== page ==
Slide 9


Resources to support you – Published on the Building Performance website



Conor Topp-Annan: And so that was quite a bit to cover. Very aware of that. So, we have got a number of resources out there for you guys. Have a look at the Building Performance website. We've got a link there and I think someone's hopefully chucked a link in the chat as well.

Slide 10


Images of:

  • a title page of the Guidance document
  • a blank template
  • an Example of two products page
  • a Checklist.


Conor Topp-Annan: So, we've talked about guidance document recommend you having a look at that. We've also got a blank template, which fully optional to use. But if you are starting from scratch or don't have the information somewhere already, you can use this to input your information into. So, this is more aimed at the manufacturers or the importers. And we've also got two examples of what it actually looks like to provide or disclose this information. So, one for a Class One, and then we've got another for a Class Two products. So that should give you a fair idea about, you know, maintenance requirements, how much detail to go into there. And then we've also got a checklist. So recently put this up on the list. So, if you've already got an appraisal, or a product technical statement, bring up this checklist that you can find on the website, bring up the information you've got. And you can do a bit of a gap analysis to see how you're doing.

Slide 11


"Compliance and enforcement"


Conor Topp-Annan: So that's it for me, went into a bit of detail there. But check out the guidance for more information, and also on the website. Now going to hand over to Lisa. So Lisa talked earlier, she's in our Building System Assurance team. And she's going to talk a bit about the compliance and enforcement approach that MBIE will take.

Slide 12


"For compliance, some key things to consider", described by Lisa Clephane.


Lisa Clephane: Thanks, Conor. Before I do talk about that, I just thought it might be worth just wrapping up and sort of segueing from what Conor's been talking about. Probably now, as you've listened to what's been said, you'll know that probably some manufacturers and importers will have more work to do with their product information than others, in order to meet the requirements of the regulations. And I suppose, if we have a look at it, in a sort of a plain English approach, what's really important when you're wanting to comply here is to make sure you're understanding your roles and responsibilities here. So again, the guidance document is as helpful there. I suggest you consider as a first port of call, what which of your products are covered by these regulations and which are not obviously, some products are exempt under Regulation 7, so have a look at the guidance for more information about that. I think it's important to also consider where, especially when you've got a lot of products, to consider where you might be able to group products on one disclosure, or we may be supplying or selling products that are part of a system. Then I think it's important to look at the information you already have. Conor's already mentioned this and because it's possible for those who have a lot of product information already that you're able to just build on that rather than having to create all of this from scratch. And that might be, as Conor said, you might have a product and technical statement, even a technical data sheet, maybe a comprehensive technical manual or an appraisal. So, use that and build on it, you might find with using our check list and doing a gap analysis that you've gotten a lot of that information already, and then move into collating and publishing your disclosures. We will be here, MBIE continuing to provide education up to but also after the 11th of December. And in order to realise the benefits of these regulations, it is important that those who are required to comply with the regulations do so as well as providing ongoing education. The Build Act also provides a number of statutory tools to address noncompliance. And we can't really comment on the specific approach that we take to compliance and enforcement, because it's something that is approached on a case-by-case basis. But we do, as I mentioned earlier, the Building Act does give MBIE's Chief Executive powers under the Building Act to enforce the duties and obligations in the regulations. So, if we go to the next slide, Conor.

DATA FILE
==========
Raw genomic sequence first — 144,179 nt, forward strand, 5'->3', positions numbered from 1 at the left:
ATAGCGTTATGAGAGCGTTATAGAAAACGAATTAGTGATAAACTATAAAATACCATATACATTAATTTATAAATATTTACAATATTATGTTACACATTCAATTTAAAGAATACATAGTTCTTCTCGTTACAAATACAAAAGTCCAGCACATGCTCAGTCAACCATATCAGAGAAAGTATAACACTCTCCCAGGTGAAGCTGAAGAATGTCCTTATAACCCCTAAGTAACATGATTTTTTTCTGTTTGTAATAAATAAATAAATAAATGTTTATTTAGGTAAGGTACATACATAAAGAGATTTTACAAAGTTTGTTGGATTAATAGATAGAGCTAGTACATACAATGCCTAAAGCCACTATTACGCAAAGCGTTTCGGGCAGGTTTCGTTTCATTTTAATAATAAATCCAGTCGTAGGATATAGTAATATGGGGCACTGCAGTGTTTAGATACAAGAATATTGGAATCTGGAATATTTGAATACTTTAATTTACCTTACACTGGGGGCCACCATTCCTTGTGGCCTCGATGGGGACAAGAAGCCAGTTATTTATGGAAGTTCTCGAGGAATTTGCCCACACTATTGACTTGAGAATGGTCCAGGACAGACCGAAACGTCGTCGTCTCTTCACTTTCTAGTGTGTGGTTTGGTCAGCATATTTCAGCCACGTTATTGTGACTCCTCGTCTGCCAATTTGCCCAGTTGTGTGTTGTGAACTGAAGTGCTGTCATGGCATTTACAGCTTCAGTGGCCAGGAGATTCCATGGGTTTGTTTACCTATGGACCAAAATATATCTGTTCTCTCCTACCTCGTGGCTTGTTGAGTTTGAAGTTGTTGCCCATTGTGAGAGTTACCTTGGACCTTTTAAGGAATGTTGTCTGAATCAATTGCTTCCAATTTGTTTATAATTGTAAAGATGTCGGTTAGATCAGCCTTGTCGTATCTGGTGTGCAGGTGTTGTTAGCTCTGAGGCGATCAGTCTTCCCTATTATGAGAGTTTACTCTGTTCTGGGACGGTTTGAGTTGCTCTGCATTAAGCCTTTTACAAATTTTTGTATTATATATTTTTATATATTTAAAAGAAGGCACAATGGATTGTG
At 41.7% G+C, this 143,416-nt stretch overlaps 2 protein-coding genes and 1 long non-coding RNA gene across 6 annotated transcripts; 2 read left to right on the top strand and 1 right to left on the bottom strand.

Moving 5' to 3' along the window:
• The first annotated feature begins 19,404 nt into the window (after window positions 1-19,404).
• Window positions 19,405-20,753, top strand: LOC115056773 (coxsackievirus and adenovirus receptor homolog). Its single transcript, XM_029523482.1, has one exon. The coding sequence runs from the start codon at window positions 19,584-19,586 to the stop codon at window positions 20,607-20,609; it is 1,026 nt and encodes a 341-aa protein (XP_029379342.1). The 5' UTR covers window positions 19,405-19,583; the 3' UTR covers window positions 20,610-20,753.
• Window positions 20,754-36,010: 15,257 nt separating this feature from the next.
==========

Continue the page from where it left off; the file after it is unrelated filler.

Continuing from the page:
Slide 13


"Enforcement tools", described by Lisa Clephane.


Lisa Clephane: Thank you. We would be able to issue a notice to take corrective action, there are infringement offenses with fines and it's also an offence to fail to comply with information requirements. So MBIE's role as a regulator, it's a decision around looking at what is the most appropriate tool to address a particular situation. So really, the emphasis for us is a regulator as to ensure that we are notifying importers and manufacturers if the product information is not compliant, and that that situation is promptly rectified. But going hand in hand with that of course is that we will continue to educate, and it might be appropriate to just to sometimes be providing targeted education even after the 11th of December. We'll be monitoring and responding to complaints. And we in the BSA team, we have a team of a small team of investigators who will support this work, as well as other complaints work that we also do around building products. Conor can I just have the next slide, thank you.